It is well established that the function of SNAREs in membrane transport is subject to regulation by Rab proteins and their effectors (Novick and Zerial 1990). Rab effectors mediate initial docking of vesicles to their target compartment, which must be synchronized with the priming of SNAREs and generation of trans-paired SNARE complexes, ultimately resulting in lipid bilayer fusion (Weber et al. 1998). SNARE priming and pairing is a multistep process that must be coordinated with membrane tethering. EEA1 has recently been demonstrated to associate with oligomeric structures containing NSF and Rabaptin-5/Rabex-5 on endosomal membranes, and interacts directly with syntaxin 13 in vitro (McBride et al. 1999). Through EEA1 (Christoforidis et al. 1999a), membrane tethering can be spatially and temporally coupled to SNARE priming by NSF. However, SNAREs have been shown to bind several regulatory proteins in cis that modulate their ability to form complexes with other SNAREs (e.g., tomosyn) (Fujita et al. 1998). Among them, Sec1-like proteins are thought to serve as negative regulators of SNARE pairing by sequestering syntaxin molecules (Pevsner et al. 1994; Yang et al. 2000). For syntaxins to assemble into membrane fusion–competent complexes, these proteins must first be removed. Recent studies of the structure of the Sec1–syntaxin 1A complex raise the possibility that binding of other proteins, possibly Rab effectors, to Sec1 could trigger conformational changes causing Sec1 to “present” the syntaxin molecule to other SNARE complex members (Misura et al. 2000). We propose that for endosomal SNAREs, this function would be contributed by Rabenosyn-5 through its interaction with hVPS45. Rabenosyn-5 could confer similar changes to endosomal syntaxins and present them to EEA1, or the SNARE priming machinery, NSF and α-SNAP. In the case of syntaxin 13, this would then allow for efficient pairing of this protein to EEA1, thus leading to a transition from endocytic membrane docking to fusion. Sec1p has also been shown to bind preassembled SNARE complexes, suggesting that it may play an active role in SNARE-dependent membrane docking and fusion (Carr et al. 1999). In this case, by presenting hVPS45 to trans-paired v-t-SNAREs, Rabenosyn-5 would thus stabilize the fusion complex. Importantly, both Rabenosyn-5 and EEA1 are recruited to PI-3P–enriched Rab5 endosomal subcompartments (Sonnichsen et al. 2000) by FYVE finger domains. If SNAREs flow along the pathway of membrane traffic between the Golgi complex, plasma membrane, and endosomes mostly in an inhibited conformation, upon arrival in the Rab5 domain, the concomitant presence of the two Rab5 effectors would ensure local activation of these molecules and their engagement in fusion-competent complexes. It is also not excluded that Rabenosyn-5 itself may directly participate together with EEA1 in endosome membrane docking and fusion.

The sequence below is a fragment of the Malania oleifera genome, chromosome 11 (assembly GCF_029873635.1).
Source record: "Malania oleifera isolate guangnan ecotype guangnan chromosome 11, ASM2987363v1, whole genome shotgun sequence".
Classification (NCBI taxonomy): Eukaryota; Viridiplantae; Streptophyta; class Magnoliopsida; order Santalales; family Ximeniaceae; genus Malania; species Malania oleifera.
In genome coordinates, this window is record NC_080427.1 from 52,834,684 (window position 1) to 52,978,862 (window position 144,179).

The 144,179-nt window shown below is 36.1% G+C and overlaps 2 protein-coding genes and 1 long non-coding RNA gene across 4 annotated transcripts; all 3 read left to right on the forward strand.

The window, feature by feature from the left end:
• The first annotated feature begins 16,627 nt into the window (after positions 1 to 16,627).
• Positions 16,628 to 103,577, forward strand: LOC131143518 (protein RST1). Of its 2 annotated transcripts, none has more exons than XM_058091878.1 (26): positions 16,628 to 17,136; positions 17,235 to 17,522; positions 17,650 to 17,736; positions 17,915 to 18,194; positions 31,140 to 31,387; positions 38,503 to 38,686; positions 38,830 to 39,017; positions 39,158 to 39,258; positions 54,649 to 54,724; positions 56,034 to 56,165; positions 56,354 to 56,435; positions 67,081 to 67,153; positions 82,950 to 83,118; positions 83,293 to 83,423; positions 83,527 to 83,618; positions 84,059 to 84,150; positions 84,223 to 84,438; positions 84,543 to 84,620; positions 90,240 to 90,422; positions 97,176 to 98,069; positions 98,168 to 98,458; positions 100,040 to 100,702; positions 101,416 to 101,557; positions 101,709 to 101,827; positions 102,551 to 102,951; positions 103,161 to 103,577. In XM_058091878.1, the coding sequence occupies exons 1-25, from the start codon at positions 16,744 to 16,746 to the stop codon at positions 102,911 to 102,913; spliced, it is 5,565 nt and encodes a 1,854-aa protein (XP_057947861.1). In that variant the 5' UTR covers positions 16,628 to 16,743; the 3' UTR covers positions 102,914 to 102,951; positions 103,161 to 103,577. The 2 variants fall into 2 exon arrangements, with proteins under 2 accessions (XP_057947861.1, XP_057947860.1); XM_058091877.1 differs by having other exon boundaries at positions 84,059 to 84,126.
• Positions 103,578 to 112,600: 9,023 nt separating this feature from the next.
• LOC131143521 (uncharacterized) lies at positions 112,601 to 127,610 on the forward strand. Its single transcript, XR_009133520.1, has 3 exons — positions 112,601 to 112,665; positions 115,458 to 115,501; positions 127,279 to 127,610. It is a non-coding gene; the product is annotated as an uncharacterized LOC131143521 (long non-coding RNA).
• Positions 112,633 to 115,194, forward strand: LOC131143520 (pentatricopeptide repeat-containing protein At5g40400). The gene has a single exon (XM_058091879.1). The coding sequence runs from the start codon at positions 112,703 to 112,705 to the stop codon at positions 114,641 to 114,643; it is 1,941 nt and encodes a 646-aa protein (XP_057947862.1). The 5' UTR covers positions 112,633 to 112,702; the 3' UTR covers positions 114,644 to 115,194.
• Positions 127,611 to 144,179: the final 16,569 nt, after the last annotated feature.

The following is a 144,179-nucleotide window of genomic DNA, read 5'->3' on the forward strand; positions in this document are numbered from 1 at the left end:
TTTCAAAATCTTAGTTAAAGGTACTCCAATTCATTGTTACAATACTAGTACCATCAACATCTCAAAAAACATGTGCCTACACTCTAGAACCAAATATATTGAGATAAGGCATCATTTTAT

In yeast, the connection between Rab GTPases and SNARE function in prevacuolar membrane trafficking has been attributed to the action of a single protein, Vac1p. Vac1p was found in complex with Pep12p and Vps45, upon isolation of these proteins from cells with mutant NSF (Sec18) (Burd et al. 1997), and these proteins are implicated in proper sorting and trafficking of proteins from the TGN to the vacuole (Piper et al. 1994; Halachmi and Lev 1996; Burd et al. 1997). Vac1p also interacts with the yeast homologue of Rab5, Vps21p/Ypt51p (Horazdovsky et al. 1994; Singer-Krüger et al. 1994; Peterson et al. 1999). Due to the common features between EEA1 and Vac1p, (both are Rab5 effectors and have a FYVE finger), EEA1 has been considered as the mammalian homologue of Vac1p (Peterson et al. 1999). This view needs to be reexamined in light of our data. With respect to domain organization, Rabenosyn-5 shares more homology to Vac1p than EEA1 and, like Vac1p, it complexes with hVPS45. Therefore, regarding SNAREs, Rabenosyn-5 may exhibit similar functions as Vac1p. Indeed, we have found that overexpression of Rabenosyn-5 results in inhibition of cathepsin D processing, suggesting a role for Rabenosyn-5 in trafficking of newly synthesized proteins through early endosomes en route to lysosomes. This is not due to a general perturbation of endosome function, as recycling of transferrin to the plasma membrane is not inhibited under the same conditions (De Renzis, S., and M. Zerial, unpublished data).